Competition/Antitrust Challenges in Technology Aftermarkets

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BELL R., KRAMER J., Competition/Antitrust Challenges in Technology Aftermarkets, Bryan Cave - EU & Competition Law, 05.03.2015

Type Article
Abstract Aftermarkets are particularly important to manufacturers of complex technical equipment. The downstream market for maintenance and support of both hardware and software is highly profitable and particularly coveted by proprietary equipment manufacturers, often as a means to recoup their substantial investments in research and development. In many cases these markets are contested by independent service organisations (“ISOs”), which frequently come into conflict with the manufacturers.

In this short article we provide a critical assessment of how US and EU Courts and regulators have developed their thinking on aftermarket issues.

While there are differences between the way US antitrust and EU competition law is applied, particularly to restrictive agreements, the economic principles set out in the leading US case of Kodak, described below, are widely followed on both sides of the Atlantic.

US antitrust and EU competition laws allow independent service organisations to challenge manufacturers’ conduct in aftermarkets, but only in certain limited circumstances. Although there are no shortage of disputes in this area, ISOs have historically struggled to successfully make their case for judicial and regulatory intervention due to the high legal bar set for establishing exploitative behaviour in aftermarkets.

Topics Competition


"In Pelikan v. Kyocera (1995) [...], Pelikan claimed that Kyocera was dominant in the market for Kyocera-compatible toner consumables. Kyocera, however, had no significant market power in the relevant printer market. In rejecting Pelikan’s claim, the Commission concluded that the printer market and the consumables market were a single market, as competition in the printer market (the primary market) resulted in effective discipline in the consumables market (the secondary market). In particular, the Commission noted that: (i) consumers were able to make an informed choice, including life-cycle pricing, and (ii) a sufficient number of customers would alter their purchasing behaviour in the primary market in the event of an apparent policy of exploitation in the secondary market. This was because the capital cost of buying a new printer and switching to another make was low." See also Competition Policy: Theory and Practice.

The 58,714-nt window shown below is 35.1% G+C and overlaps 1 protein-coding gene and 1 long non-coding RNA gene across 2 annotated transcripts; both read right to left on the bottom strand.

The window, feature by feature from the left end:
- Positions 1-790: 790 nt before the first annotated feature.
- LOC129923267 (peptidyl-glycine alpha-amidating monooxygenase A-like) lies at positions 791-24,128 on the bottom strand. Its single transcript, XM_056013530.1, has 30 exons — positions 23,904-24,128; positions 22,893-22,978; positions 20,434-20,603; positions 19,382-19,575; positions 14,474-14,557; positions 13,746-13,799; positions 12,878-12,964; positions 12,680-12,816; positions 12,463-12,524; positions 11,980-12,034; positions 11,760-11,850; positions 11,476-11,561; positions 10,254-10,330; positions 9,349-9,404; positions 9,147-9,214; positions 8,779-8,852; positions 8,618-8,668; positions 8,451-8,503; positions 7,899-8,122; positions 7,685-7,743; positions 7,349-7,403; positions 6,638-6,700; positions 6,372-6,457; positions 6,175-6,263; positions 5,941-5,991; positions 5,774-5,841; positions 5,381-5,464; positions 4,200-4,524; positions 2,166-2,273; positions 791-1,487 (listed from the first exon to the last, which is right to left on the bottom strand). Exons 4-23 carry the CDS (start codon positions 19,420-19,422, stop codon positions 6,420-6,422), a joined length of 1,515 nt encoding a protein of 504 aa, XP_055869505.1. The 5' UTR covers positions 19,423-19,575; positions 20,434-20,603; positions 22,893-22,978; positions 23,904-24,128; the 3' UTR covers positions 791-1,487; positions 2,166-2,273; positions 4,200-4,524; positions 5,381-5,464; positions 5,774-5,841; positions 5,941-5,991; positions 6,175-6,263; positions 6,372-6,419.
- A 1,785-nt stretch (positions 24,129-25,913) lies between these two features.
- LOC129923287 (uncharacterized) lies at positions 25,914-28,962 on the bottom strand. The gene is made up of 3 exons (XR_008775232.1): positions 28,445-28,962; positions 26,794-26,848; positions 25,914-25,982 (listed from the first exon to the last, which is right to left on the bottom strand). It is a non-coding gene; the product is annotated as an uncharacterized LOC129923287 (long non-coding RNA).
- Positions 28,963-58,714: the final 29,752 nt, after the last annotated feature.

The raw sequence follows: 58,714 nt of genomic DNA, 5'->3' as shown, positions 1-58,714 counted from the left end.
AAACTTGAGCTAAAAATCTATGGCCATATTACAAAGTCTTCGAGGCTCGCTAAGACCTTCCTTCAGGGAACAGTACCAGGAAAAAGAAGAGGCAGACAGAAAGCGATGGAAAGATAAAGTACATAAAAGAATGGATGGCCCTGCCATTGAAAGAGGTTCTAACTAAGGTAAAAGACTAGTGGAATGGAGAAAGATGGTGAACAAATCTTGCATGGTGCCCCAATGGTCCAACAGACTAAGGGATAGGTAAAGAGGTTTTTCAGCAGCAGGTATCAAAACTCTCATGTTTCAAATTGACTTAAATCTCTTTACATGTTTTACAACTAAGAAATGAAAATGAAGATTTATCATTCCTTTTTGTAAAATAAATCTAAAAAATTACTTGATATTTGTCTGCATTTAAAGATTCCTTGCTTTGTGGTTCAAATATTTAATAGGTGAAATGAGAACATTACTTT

"The EU cases show that the Kodak principles are alive and well and actively adhered to by EU and national competition regulators.

ISOs [independent service organizations] are unlikely to prevail in any case in the EU if they are unable to prove that purchasers are locked into proprietary equipment through high switching costs and an inability to determine whole life cost at time of purchase.

However, from the EU cases, you can deduce certain types of equipment which are more likely to ground successful ISO claims:

  • Equipment with high capital acquisition costs which will make switching costs punitive (Digital)." But "[e]quipment like printers and photocopiers are likely to be seen as low value items unlikely to inhibit switching (Pelican/Kyocera).
  • Equipment for which the manufacturer is ceasing to produce a new version and will be exiting the primary market, likely removing the manufacturer’s incentive to price competitively in secondary markets (Synstar/ICL).

In contrast, the beneficial treatment accorded to aftermarket restrictions in purchase contracts under US antitrust laws is unlikely to be well received in the EU. Such clauses are likely to be seen as contractual tying obligations which are likely to infringe Article 101(1) TFEU. These clauses are likely to be condemned as unlawful, even if the parties are not in a dominant position and notwithstanding the fact the customer may at the time of purchase agree to the lock in."